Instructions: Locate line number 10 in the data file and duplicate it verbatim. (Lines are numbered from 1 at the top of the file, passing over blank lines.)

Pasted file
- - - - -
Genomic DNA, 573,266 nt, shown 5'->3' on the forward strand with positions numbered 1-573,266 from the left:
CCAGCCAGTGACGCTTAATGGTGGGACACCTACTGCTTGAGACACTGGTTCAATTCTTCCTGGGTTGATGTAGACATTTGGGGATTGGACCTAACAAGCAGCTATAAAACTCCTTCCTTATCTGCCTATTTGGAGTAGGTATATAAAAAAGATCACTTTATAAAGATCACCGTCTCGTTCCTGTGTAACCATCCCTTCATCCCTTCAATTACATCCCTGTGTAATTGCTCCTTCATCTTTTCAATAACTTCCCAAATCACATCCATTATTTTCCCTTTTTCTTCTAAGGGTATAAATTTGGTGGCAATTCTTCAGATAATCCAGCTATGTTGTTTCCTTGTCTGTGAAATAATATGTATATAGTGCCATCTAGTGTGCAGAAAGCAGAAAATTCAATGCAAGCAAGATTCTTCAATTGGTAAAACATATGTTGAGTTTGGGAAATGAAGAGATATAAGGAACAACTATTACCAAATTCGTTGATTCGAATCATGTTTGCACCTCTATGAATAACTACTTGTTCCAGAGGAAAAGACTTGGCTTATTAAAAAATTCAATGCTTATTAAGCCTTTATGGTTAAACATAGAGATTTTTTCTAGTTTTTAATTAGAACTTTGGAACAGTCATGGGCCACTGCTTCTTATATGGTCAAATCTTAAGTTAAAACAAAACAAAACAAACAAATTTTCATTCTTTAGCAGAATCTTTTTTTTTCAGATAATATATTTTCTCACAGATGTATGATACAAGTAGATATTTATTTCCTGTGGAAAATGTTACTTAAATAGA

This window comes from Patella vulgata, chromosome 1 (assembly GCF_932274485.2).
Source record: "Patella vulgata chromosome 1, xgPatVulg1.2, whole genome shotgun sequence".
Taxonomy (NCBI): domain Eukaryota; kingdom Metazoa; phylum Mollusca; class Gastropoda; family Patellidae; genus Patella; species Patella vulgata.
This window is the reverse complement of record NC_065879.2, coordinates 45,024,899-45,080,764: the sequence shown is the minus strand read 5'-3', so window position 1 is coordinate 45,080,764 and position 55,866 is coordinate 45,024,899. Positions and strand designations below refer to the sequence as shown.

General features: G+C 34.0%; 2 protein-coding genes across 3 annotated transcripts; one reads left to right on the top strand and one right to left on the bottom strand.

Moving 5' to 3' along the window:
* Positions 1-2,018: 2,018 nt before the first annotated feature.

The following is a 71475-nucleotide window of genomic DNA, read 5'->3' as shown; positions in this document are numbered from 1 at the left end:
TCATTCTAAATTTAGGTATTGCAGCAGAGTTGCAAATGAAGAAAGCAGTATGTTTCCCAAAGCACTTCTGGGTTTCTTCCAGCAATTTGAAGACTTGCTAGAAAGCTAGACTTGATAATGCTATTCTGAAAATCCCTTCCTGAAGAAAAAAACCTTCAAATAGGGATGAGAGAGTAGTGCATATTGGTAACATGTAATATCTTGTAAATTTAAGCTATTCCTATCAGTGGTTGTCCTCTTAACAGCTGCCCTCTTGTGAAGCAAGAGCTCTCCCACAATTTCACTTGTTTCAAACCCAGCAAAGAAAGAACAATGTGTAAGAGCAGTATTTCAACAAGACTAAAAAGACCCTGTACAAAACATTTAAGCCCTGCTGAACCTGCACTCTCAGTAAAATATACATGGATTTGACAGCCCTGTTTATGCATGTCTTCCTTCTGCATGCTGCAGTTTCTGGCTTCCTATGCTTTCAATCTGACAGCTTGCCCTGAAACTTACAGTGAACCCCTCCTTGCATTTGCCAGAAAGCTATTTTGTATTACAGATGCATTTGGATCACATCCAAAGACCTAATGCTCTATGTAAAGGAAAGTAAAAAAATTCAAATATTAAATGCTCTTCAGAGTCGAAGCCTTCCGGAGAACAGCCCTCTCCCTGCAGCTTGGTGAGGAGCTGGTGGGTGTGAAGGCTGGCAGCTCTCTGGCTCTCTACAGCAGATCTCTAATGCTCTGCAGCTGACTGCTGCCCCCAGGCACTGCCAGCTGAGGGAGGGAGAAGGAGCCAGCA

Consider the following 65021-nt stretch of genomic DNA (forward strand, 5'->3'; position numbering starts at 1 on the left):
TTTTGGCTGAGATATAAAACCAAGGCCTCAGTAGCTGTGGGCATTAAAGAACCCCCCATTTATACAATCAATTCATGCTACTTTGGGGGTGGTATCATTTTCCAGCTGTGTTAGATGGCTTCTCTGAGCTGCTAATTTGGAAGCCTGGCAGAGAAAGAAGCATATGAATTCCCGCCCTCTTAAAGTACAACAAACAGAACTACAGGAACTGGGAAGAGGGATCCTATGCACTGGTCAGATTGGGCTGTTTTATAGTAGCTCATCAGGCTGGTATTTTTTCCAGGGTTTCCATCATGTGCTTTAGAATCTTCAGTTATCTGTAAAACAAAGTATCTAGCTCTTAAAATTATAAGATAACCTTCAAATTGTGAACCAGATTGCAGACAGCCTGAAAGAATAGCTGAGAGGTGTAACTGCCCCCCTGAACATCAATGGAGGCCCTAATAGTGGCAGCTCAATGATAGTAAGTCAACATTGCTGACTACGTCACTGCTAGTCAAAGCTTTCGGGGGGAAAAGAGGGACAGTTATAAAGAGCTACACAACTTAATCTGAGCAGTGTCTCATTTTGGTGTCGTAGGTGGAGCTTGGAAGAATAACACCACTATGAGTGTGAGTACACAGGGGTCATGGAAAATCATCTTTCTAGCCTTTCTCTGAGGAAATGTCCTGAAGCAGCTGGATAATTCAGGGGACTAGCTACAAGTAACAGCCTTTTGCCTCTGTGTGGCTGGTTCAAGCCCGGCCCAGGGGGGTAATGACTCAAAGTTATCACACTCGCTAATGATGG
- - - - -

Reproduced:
The following is a 71475-nucleotide window of genomic DNA, read 5'->3' as shown; positions in this document are numbered from 1 at the left end: